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- 1 Proof a rehostat will be dissipating 25% of the loads rating at maximum
- 2 Rheostat dimmer?
- 3 Something in ?Spainish?
- 4 Mistake
- 5 Efficiency
- 6 Circuit mistake
- 7 Architectural/civilian usage
- 8 Rheostat Dimmer Efficiency
- 9 Schematic bridge rectifier
- 10 Circuit Symbol
- 11 No mention of TRIACs?
- 12 Leading and trailing edge dimmers
- 13 Leading and trailing edge terminology confusing
- 14 Could explain restrictions eg re CFLs and LEDs
- 15 Separate AC and DC
- 16 External links modified
Proof a rehostat will be dissipating 25% of the loads rating at maximum
(i think the statement above is right but i need to go through the proof to convince myself before i add it)
find turning point to find point of maximum power
therefore both loads are running at half the supply voltage therefore the load is running at 25% of its rated power and the rehostat is also running at 25% of the loads rated power.
- The equations don't exactly hold for real-world incandescent light bulbs, though, because the tungsten filament radically changes its electrical resistance as it heats (over a sometime 10:1 ratio!).
- Atlant 12:55, 29 January 2007 (UTC)
That alleged "rheostat dimmer" in the photograph looks a lot more like a motor-driven, two pole variable autotransformer dimmer to me. Those windings look like copper, not nichrome.
Atlant 17:54, 7 August 2006 (UTC)
- Sorry, I was always told by my teacher that this was a rheostat, but I guess he could be wrong. I believe the image could still be used somewhere in this article. JWGreen 00:48, 8 August 2006 (UTC)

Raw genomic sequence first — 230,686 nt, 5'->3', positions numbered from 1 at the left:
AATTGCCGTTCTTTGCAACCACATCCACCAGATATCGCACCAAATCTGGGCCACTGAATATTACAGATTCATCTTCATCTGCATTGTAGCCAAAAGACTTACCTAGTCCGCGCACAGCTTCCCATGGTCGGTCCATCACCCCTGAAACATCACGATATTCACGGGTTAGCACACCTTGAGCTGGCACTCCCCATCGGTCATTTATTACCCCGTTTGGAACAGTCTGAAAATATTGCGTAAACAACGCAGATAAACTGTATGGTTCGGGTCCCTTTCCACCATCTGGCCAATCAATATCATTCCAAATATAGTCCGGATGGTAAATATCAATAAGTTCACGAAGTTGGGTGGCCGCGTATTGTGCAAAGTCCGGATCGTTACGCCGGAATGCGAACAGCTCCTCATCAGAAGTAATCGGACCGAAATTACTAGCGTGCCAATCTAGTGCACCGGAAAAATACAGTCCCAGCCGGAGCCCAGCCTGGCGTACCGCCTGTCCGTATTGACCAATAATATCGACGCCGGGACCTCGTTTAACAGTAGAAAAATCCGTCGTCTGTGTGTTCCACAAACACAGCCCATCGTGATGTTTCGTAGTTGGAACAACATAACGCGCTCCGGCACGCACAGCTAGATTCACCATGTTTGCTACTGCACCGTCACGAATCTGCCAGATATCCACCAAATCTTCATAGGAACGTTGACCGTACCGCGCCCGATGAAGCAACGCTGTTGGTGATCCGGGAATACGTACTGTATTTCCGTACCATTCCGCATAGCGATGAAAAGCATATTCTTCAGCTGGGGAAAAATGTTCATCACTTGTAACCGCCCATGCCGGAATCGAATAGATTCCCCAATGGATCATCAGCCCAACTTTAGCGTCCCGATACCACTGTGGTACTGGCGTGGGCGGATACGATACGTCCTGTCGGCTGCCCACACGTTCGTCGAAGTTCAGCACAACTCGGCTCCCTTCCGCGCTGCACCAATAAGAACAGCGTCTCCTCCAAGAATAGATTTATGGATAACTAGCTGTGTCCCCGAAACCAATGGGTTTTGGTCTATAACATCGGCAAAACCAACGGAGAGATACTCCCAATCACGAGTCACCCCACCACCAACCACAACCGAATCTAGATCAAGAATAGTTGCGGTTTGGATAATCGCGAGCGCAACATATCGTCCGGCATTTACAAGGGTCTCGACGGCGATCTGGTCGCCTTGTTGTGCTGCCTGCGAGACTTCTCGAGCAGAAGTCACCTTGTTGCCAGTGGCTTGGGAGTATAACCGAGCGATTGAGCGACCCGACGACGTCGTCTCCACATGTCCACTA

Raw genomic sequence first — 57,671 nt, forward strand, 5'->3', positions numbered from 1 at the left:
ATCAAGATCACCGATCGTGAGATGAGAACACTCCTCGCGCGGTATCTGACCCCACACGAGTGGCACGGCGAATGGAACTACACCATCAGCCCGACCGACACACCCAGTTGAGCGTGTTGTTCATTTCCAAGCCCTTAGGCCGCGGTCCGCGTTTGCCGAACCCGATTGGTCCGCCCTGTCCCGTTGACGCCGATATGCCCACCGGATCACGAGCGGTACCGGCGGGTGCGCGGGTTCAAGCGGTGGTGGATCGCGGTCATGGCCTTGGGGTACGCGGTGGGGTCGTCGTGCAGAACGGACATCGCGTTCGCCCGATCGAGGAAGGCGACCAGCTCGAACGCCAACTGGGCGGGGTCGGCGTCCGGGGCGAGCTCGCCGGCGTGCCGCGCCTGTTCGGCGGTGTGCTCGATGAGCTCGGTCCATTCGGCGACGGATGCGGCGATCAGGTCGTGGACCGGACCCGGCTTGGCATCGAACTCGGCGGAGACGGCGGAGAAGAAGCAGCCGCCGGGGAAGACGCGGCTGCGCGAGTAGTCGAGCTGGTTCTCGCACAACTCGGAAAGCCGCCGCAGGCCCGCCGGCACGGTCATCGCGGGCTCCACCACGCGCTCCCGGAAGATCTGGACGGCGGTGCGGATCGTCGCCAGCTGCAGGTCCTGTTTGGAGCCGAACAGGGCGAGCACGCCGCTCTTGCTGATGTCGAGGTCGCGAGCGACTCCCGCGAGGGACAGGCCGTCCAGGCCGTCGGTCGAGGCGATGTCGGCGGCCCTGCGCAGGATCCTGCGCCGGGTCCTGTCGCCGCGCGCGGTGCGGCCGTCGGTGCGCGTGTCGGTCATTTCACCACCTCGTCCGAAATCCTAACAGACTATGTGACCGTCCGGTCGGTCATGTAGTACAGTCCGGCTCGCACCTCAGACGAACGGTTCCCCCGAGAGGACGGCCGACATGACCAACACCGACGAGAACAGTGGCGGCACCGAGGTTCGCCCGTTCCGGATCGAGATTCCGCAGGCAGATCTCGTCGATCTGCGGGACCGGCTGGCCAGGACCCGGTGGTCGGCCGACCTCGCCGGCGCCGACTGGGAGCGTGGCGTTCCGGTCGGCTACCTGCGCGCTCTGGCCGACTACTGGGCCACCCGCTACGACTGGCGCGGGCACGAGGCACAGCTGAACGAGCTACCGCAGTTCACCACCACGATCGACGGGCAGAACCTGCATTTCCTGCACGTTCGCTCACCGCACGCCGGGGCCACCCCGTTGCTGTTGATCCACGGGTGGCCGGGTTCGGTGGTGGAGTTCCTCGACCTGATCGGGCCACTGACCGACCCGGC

- Oh, no problem with using the image -- it's perfectly valid for what we're trying to illustrate. I was just quibling about the nomenclature. I just looked at the high-resolution version of the image and there's no doubt that those are autotransformers; thanks for making the change in the article!
- Atlant 13:52, 8 August 2006 (UTC)
Variable autotransformers are generally known as variacs.
Rheostat dimmers which looked somewhat similar may have been used a _very_ long time ago. Tabby 22:33, 15 September 2007 (UTC)
Something in ?Spainish?
I removed the following from the start of the article. I don't think it's relevant, and even if it is, it's in the wrong language: "HOLA SOY PAPAS NATAS DE ELCTRONICA 2006 "4 AÑO c" Bryson430 13:01, 23 August 2006 (UTC)
- Iknow a small amout of spanish, it means word for for word literaly "Hello this is potatoes notes of electronics" KeepOnTruckin 21:36, 29 January 2007 (UTC)
There is a mistake on the dimmer's schematic. I build it and you have to add a 20k resistor between the scr's gate and the negative to stop the sinking current from the zener diode. —The preceding unsigned comment was added by 220.127.116.11 (talk • contribs).
- It would depend on how electrically leaky your zener diode is versus how easily-triggered your SCR is.
- Atlant 12:59, 29 January 2007 (UTC)
Article might benefit from an explanation of the effect of dimmers on lighting energy efficiency, or efficacy. I'll add a link to an article that explains this and more Tabby 01:42, 30 March 2007 (UTC)